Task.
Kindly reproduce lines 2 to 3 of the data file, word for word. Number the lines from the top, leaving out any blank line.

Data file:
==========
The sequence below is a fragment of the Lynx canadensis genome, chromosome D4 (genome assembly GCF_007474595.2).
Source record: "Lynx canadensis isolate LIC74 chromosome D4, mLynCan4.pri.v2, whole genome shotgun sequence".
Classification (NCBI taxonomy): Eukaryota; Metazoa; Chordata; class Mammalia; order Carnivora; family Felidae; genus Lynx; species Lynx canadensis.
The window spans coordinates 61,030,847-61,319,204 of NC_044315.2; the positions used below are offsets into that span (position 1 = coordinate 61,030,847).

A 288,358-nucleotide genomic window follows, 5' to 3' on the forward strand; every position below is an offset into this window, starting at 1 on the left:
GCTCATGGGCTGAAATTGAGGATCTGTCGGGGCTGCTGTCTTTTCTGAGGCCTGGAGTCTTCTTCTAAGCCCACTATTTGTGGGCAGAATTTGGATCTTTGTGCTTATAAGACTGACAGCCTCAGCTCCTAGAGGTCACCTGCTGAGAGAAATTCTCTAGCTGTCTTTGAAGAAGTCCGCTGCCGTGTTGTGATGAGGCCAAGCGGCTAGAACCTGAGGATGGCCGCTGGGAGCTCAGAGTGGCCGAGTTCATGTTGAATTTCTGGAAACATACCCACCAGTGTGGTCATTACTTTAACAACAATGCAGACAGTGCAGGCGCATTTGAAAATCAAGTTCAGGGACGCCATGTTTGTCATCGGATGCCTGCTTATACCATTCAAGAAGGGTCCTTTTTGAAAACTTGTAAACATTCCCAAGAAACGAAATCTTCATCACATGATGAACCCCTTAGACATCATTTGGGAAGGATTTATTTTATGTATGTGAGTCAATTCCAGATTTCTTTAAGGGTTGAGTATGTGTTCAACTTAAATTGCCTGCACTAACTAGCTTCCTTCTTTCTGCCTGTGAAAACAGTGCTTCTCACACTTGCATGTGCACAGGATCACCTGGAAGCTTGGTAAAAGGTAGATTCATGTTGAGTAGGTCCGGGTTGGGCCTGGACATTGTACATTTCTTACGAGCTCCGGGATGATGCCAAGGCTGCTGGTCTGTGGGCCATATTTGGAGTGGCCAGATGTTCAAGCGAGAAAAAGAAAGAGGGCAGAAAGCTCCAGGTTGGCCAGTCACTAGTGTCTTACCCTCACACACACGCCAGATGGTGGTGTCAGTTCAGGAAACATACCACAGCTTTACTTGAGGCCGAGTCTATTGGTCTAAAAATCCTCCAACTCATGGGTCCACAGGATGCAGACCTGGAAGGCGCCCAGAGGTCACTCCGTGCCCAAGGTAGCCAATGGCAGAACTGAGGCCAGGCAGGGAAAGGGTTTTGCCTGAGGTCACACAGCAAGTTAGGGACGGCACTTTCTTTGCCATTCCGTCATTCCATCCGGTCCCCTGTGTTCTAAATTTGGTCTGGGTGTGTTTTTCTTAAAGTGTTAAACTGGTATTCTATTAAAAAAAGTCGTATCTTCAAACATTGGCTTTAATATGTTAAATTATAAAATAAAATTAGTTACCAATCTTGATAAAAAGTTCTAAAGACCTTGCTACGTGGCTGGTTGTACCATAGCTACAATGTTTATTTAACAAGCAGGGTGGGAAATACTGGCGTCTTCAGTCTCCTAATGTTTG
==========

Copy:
Source record: "Lynx canadensis isolate LIC74 chromosome D4, mLynCan4.pri.v2, whole genome shotgun sequence".
Classification (NCBI taxonomy): Eukaryota; Metazoa; Chordata; class Mammalia; order Carnivora; family Felidae; genus Lynx; species Lynx canadensis.